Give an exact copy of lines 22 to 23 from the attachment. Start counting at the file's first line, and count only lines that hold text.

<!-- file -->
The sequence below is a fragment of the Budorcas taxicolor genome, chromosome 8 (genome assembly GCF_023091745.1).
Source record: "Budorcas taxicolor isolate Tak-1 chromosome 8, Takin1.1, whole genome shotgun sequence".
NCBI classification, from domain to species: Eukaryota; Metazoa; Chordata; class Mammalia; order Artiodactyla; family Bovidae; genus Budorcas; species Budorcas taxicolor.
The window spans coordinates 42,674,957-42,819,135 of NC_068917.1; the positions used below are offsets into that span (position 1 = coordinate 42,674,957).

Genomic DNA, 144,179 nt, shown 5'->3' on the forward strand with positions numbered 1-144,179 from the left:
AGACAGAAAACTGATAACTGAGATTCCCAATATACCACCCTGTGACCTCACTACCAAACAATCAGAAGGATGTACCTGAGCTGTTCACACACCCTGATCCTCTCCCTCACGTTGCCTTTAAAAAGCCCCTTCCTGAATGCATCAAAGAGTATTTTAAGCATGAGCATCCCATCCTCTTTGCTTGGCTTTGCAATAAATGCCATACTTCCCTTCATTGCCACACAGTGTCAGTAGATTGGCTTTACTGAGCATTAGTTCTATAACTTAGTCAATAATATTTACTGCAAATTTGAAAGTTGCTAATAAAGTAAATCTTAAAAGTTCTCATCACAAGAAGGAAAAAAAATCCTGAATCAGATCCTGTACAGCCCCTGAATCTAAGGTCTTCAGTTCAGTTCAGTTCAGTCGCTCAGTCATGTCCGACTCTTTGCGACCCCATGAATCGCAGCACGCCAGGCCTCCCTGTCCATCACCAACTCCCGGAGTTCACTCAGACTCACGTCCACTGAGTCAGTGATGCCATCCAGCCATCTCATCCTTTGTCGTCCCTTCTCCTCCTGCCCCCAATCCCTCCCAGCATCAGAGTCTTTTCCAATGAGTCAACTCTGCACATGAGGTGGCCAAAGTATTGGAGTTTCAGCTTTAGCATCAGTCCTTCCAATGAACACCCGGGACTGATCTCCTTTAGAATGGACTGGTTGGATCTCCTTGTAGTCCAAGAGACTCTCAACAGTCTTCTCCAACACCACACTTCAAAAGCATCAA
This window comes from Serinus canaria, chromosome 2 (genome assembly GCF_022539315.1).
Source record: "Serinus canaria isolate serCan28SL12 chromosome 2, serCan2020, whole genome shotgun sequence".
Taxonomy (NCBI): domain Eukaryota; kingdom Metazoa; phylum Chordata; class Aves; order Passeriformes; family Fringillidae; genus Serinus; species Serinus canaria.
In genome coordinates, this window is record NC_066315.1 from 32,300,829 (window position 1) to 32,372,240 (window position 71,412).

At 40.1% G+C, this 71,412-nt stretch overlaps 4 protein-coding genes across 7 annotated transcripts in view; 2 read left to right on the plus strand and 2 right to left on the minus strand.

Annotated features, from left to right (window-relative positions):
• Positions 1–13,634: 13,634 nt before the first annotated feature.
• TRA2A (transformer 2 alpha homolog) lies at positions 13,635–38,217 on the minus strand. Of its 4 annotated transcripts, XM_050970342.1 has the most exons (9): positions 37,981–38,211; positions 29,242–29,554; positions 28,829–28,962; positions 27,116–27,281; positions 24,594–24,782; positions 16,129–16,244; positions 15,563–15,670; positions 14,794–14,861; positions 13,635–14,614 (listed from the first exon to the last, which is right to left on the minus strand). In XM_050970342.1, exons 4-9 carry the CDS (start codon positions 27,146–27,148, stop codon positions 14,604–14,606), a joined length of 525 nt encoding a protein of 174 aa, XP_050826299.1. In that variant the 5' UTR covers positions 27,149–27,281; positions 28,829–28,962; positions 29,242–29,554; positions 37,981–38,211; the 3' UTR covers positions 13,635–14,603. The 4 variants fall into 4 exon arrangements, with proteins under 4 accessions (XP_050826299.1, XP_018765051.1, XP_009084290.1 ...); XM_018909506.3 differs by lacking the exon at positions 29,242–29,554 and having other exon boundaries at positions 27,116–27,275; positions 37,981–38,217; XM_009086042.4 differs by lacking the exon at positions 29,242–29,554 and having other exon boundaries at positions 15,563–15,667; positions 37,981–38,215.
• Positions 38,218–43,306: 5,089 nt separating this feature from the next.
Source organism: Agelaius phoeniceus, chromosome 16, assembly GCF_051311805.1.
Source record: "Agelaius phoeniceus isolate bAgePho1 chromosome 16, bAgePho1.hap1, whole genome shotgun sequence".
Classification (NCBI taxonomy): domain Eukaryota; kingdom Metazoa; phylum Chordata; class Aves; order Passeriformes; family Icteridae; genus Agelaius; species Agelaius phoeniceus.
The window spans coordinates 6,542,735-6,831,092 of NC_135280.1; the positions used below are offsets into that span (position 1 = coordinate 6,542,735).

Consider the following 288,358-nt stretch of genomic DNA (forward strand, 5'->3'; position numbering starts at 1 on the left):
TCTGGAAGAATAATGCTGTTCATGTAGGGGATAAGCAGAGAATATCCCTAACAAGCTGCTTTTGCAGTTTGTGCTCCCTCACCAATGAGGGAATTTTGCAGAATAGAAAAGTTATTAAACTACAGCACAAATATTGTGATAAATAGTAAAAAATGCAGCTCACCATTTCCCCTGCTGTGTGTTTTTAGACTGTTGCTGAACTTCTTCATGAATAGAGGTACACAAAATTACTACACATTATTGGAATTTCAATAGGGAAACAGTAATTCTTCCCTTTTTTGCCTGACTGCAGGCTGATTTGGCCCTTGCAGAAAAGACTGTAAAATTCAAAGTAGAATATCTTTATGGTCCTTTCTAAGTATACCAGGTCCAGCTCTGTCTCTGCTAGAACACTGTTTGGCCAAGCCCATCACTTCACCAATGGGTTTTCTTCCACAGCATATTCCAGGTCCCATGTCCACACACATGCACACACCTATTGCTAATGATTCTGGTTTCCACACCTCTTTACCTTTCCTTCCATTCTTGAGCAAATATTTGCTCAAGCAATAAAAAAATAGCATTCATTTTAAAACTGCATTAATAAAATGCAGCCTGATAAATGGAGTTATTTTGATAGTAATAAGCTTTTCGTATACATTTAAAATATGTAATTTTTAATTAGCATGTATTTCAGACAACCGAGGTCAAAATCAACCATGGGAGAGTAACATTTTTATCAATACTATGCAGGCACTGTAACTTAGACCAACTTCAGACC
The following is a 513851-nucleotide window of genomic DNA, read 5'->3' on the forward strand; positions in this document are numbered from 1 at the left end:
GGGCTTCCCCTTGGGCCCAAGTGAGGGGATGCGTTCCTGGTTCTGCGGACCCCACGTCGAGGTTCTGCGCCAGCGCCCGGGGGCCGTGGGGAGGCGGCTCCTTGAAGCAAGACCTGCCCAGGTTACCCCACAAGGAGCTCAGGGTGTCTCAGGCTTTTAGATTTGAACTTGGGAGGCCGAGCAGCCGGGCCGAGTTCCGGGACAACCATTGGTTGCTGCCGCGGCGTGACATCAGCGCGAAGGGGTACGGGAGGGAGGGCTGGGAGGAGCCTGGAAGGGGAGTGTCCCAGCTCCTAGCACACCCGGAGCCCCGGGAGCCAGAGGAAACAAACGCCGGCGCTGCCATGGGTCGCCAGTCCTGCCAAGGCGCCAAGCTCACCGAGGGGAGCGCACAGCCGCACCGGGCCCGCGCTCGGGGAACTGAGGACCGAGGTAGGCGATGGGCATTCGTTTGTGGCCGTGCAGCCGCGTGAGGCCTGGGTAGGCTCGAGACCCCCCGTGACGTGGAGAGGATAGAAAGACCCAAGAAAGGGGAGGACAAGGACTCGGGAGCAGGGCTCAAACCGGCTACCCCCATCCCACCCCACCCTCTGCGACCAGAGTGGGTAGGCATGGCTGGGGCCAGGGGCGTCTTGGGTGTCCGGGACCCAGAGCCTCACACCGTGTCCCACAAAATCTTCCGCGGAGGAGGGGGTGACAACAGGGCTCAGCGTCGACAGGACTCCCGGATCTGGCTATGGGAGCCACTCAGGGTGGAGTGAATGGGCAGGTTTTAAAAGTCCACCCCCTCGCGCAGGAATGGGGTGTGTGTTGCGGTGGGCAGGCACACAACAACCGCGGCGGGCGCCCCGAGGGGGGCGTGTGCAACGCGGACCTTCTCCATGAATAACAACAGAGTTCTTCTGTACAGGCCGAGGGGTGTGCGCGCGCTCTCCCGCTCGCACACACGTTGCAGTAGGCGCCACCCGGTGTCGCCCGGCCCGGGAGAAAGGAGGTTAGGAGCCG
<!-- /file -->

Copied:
The following is a 513851-nucleotide window of genomic DNA, read 5'->3' on the forward strand; positions in this document are numbered from 1 at the left end:
GGGCTTCCCCTTGGGCCCAAGTGAGGGGATGCGTTCCTGGTTCTGCGGACCCCACGTCGAGGTTCTGCGCCAGCGCCCGGGGGCCGTGGGGAGGCGGCTCCTTGAAGCAAGACCTGCCCAGGTTACCCCACAAGGAGCTCAGGGTGTCTCAGGCTTTTAGATTTGAACTTGGGAGGCCGAGCAGCCGGGCCGAGTTCCGGGACAACCATTGGTTGCTGCCGCGGCGTGACATCAGCGCGAAGGGGTACGGGAGGGAGGGCTGGGAGGAGCCTGGAAGGGGAGTGTCCCAGCTCCTAGCACACCCGGAGCCCCGGGAGCCAGAGGAAACAAACGCCGGCGCTGCCATGGGTCGCCAGTCCTGCCAAGGCGCCAAGCTCACCGAGGGGAGCGCACAGCCGCACCGGGCCCGCGCTCGGGGAACTGAGGACCGAGGTAGGCGATGGGCATTCGTTTGTGGCCGTGCAGCCGCGTGAGGCCTGGGTAGGCTCGAGACCCCCCGTGACGTGGAGAGGATAGAAAGACCCAAGAAAGGGGAGGACAAGGACTCGGGAGCAGGGCTCAAACCGGCTACCCCCATCCCACCCCACCCTCTGCGACCAGAGTGGGTAGGCATGGCTGGGGCCAGGGGCGTCTTGGGTGTCCGGGACCCAGAGCCTCACACCGTGTCCCACAAAATCTTCCGCGGAGGAGGGGGTGACAACAGGGCTCAGCGTCGACAGGACTCCCGGATCTGGCTATGGGAGCCACTCAGGGTGGAGTGAATGGGCAGGTTTTAAAAGTCCACCCCCTCGCGCAGGAATGGGGTGTGTGTTGCGGTGGGCAGGCACACAACAACCGCGGCGGGCGCCCCGAGGGGGGCGTGTGCAACGCGGACCTTCTCCATGAATAACAACAGAGTTCTTCTGTACAGGCCGAGGGGTGTGCGCGCGCTCTCCCGCTCGCACACACGTTGCAGTAGGCGCCACCCGGTGTCGCCCGGCCCGGGAGAAAGGAGGTTAGGAGCCG